The following month, the marketing agency held a presentation at BBC Worldwide with their findings. Among them, were that computer games, films and TV were now way more popular than print within the target audience, in any form; that The Sci-Fi Channel and Sky were more popular than BBC; and that Sky should publish the magazine, not the BBC!
The written report that was handed out at the meeting contains some quotes from those who participated in the test. Here are a few choice ones:
“It would be ‘Oh my God, look at him buying Robot…”
“If I picked that up, I’d think it were a comic.”
“It looks a bit like a sticker book.”
“It’s too mixed up – young and old stuff. What age is it meant to be aimed at?”
“Doctor Who? That’s gone now – it’s too old.”
“If it had South Park and The Simpsons in it, it’d be great.”
The presentation lasted for two and a half hours. It was torture, and although it was agreed by the end that science fiction was more popular than ever, comics were “dead”, anthologies were “dead”, Doctor Who was “dead”, although Red Dwarf was very popular; and kids get their thrills from FHM, not comics. The name Robot was also almost universally despised by most of the focus group.
In response, the suggestions from the market research were that instead of Robot, the BBC should create a magazine like Uncut or Empire with an SF theme without any comic strip content… which I pointed out already existed, as Future’s SFX magazine.
Another suggestion was to create a science fiction-based TV listings magazine, concentrating on digital and satellite TV, which was not really something BBC Worldwide would have agreed to.
A dedicated Red Dwarf publication was also mooted, suggesting it could have a niche but loyal readership. (Fleetway had already tried this, but I think the suggestion was that this would definitely be feature led, rather than carry comic strips.)
I followed the focus group findings with one further report to Stuart. Suggesting two approaches. The first, to take seriously the idea of an SF-based listings magazine; the second, to use the existing dummy, tweak it, rename it and test it to 10-year-olds who wouldn’t feel that it condescended to them. This was an acknowledgement that maybe I’d been too hopeful that we could appeal to a wide age range.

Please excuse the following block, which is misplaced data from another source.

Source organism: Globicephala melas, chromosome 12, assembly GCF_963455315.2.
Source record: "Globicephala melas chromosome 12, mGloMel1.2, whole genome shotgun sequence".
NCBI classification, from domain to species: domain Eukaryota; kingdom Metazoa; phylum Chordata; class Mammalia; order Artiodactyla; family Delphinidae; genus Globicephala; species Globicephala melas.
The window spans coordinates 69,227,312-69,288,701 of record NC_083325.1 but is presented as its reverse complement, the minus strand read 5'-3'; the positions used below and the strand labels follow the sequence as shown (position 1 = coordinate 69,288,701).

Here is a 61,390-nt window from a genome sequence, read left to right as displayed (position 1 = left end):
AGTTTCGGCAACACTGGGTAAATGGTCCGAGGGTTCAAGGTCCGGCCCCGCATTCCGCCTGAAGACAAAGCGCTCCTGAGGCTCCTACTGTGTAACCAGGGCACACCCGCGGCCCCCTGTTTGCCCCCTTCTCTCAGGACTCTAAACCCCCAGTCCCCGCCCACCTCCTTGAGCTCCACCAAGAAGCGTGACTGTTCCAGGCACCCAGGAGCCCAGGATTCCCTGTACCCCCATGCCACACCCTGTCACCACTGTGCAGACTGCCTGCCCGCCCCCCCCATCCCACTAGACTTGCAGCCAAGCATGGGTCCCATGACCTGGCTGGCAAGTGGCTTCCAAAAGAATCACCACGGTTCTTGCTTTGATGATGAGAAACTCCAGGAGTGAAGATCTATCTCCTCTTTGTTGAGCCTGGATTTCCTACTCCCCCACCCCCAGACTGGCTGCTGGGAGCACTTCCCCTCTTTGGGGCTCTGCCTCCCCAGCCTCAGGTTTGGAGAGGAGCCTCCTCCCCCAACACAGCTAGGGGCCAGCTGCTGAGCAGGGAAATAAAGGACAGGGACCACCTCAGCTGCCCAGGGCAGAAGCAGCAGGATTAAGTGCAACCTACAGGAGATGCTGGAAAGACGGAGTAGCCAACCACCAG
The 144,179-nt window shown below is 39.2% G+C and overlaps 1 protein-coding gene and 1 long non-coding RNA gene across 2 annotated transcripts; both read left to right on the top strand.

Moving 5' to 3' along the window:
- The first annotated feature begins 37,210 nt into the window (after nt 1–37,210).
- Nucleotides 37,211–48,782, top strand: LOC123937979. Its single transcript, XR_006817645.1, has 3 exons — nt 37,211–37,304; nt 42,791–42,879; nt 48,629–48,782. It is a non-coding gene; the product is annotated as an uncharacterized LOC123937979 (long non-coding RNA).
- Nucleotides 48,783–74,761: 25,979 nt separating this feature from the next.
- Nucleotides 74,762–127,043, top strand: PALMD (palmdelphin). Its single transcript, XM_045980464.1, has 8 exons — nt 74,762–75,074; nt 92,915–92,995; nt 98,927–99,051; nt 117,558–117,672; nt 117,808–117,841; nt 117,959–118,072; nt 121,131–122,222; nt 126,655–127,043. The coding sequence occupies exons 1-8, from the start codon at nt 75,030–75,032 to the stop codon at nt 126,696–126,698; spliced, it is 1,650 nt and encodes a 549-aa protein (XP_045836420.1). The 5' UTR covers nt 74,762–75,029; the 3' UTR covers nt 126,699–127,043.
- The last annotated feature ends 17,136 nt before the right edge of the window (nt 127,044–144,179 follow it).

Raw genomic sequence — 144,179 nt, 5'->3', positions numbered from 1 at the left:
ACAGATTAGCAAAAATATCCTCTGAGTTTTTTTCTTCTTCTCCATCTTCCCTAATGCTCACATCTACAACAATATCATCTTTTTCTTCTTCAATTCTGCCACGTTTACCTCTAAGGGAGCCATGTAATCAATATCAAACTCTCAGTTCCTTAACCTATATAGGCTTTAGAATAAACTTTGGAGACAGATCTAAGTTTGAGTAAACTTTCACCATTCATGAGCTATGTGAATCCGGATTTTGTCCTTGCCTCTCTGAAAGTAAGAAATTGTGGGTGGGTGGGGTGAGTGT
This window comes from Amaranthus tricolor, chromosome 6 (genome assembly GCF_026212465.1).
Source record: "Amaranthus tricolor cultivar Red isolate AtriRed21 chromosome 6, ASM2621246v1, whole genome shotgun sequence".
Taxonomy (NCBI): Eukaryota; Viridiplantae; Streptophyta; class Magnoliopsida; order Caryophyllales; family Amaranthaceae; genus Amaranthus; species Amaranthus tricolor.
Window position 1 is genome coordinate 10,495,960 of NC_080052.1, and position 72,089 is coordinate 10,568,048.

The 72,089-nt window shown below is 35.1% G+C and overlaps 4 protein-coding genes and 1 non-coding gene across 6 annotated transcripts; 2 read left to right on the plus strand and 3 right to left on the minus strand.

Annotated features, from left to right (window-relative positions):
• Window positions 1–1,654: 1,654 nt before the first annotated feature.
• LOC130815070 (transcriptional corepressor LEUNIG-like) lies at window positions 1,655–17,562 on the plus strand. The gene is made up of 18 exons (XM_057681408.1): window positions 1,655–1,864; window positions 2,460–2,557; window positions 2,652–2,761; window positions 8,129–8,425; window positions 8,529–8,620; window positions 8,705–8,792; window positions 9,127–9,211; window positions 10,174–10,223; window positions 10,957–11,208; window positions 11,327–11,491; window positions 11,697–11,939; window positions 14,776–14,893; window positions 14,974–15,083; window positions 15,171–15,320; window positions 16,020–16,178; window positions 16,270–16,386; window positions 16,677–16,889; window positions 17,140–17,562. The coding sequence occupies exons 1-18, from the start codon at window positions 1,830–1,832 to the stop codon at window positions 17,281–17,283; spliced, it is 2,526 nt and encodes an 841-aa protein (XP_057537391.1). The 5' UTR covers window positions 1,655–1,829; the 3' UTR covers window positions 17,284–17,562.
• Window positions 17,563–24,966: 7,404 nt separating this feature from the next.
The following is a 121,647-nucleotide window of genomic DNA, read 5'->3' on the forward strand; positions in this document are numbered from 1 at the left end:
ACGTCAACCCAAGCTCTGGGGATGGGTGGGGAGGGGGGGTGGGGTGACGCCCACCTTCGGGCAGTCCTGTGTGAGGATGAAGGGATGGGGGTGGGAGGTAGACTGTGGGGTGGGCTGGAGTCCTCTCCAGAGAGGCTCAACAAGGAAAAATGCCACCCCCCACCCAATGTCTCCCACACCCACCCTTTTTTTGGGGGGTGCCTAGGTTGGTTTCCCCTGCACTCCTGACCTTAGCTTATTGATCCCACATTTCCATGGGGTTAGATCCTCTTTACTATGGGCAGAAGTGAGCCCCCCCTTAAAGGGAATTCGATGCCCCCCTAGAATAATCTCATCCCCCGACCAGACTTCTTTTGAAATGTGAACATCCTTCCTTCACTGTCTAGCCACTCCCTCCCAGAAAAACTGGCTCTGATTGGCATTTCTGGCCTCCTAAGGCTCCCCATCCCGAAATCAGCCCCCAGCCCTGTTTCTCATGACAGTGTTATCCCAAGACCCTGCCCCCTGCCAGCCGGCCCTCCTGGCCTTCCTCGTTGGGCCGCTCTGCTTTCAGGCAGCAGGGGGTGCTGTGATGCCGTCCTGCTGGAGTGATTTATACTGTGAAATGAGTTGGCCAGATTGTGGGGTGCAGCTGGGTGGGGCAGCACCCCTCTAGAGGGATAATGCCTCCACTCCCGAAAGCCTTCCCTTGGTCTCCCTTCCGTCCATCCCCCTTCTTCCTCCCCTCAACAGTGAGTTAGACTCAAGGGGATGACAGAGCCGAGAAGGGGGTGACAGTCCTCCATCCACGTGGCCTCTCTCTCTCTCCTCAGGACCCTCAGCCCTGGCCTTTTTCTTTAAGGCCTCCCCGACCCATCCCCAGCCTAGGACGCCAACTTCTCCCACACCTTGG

I also suggested more comic strips based on Robot Wars and Batman Beyond, the latter which had yet to air in the UK.
“The concept that Steve Cole and myself had of updating and revamping Doctor Who is an exciting and viable concept,” I argued. “This radical overhaul could be promoted by the newspapers that love to run Who stories, if they had access to visuals showing them the new Doctor, Daleks, Cybermen etc.. The comic strip may also persuade BBC TV to make new episodes based on our updated version!”
This made Stuart smile and he told me in no uncertain terms that he could see no future for Doctor Who, other than the marketing of the books and videos to an ageing and dwindling fanbase.
Robot then came to an abrupt end. There would be no further work done.
I phoned all three artists to tell them the news. I sent their art back, including a copy of the printed dummy and a transparency of the spread they had worked on. It was all over.
I did ask Stuart if I could take the dummy and research to another publishing house. He gave me an emphatic no. BBC Worldwide had paid for the comic art, the printing of the dummy and the market research. There would be no resurrection.
I continued at Radio Times for a further year, but I was ready to leave by then. Eventually, I became aware that the audiobooks department upstairs needed a Design Editor and I applied for the job. Nick Brett vouched for me and I spent four years working there , commissioning more work from Garry Leach, David Lloyd, Rian Hughes and Lee Sullivan among others. Then, when the audio department moved to Bath, I left to go freelance in 2003.
I’m still convinced that Robot could have been a success and I have been suspicious of focus groups ever since. My love of comics is as strong as ever!
Matt Bookman is a freelance graphic designer with a varied background in magazine publishing – including TV, music, women’s and photography titles – as well as CD and book covers and marketing materials. Recent clients include the Chelsea Magazine Company, Cedar Communications, TI Media, Penguin Random House and BBC Audio. A lifelong comic book fan, his favourite creators include Jack Kirby, Serge Clerc, Yves Chaland, Frank Hampson and Mike Allred.
• Examples of Matt’s work can be found at mattbookman.carbonmade.com
DOCTOR WHO STRIP CONNECTIONS
• Article about letterer Elitta Fell
• Garry Russell – on Twitter (writer of the Radio Times “Doctor Who” strip)
RED DWARF STRIP CONNECTIONS
ZERO ZONE STRIP CONNECTIONS